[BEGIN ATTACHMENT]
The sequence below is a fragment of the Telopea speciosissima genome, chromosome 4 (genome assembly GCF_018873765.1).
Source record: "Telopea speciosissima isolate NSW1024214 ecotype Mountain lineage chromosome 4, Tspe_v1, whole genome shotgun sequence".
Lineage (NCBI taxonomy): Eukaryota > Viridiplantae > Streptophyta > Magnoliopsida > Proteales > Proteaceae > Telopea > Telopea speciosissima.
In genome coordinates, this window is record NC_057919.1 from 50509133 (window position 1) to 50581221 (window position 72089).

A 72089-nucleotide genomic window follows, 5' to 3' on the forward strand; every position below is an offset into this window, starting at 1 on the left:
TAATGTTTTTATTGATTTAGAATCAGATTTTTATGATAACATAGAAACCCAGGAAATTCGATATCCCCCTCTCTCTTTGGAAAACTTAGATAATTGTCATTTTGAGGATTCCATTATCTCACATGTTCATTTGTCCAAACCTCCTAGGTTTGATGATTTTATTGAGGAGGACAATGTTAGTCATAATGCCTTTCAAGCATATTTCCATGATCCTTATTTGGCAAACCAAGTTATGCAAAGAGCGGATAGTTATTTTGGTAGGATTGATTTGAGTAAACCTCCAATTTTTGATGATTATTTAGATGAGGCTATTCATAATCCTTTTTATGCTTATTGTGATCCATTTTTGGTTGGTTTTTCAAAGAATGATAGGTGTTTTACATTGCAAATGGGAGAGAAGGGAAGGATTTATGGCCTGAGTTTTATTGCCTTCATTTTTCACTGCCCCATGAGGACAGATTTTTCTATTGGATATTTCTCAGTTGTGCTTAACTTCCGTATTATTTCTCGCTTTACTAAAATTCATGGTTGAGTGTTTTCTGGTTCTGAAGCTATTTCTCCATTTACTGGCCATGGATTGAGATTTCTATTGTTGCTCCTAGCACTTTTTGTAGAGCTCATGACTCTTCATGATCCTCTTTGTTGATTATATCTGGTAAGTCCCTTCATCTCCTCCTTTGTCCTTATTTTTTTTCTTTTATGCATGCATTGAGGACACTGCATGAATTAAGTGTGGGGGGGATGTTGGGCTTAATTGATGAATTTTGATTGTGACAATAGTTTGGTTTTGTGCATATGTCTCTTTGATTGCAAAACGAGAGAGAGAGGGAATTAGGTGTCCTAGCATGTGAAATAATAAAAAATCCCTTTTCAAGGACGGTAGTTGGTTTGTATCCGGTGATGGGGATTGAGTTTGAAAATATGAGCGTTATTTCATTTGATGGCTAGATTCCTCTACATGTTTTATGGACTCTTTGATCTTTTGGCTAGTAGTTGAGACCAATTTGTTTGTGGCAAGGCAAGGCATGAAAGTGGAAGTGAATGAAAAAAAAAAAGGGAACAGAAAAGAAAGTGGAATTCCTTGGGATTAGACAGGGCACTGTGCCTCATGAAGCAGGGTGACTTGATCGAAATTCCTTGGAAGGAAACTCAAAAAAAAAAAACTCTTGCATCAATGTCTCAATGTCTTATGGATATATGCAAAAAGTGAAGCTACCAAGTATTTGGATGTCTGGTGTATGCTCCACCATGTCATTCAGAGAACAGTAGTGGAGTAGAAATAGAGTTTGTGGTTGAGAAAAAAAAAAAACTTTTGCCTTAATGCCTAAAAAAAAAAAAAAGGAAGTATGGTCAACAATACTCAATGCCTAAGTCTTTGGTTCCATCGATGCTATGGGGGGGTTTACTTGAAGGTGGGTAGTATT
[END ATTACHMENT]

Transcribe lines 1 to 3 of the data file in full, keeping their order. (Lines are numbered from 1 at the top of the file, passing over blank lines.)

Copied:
The sequence below is a fragment of the Telopea speciosissima genome, chromosome 4 (genome assembly GCF_018873765.1).
Source record: "Telopea speciosissima isolate NSW1024214 ecotype Mountain lineage chromosome 4, Tspe_v1, whole genome shotgun sequence".
Lineage (NCBI taxonomy): Eukaryota > Viridiplantae > Streptophyta > Magnoliopsida > Proteales > Proteaceae > Telopea > Telopea speciosissima.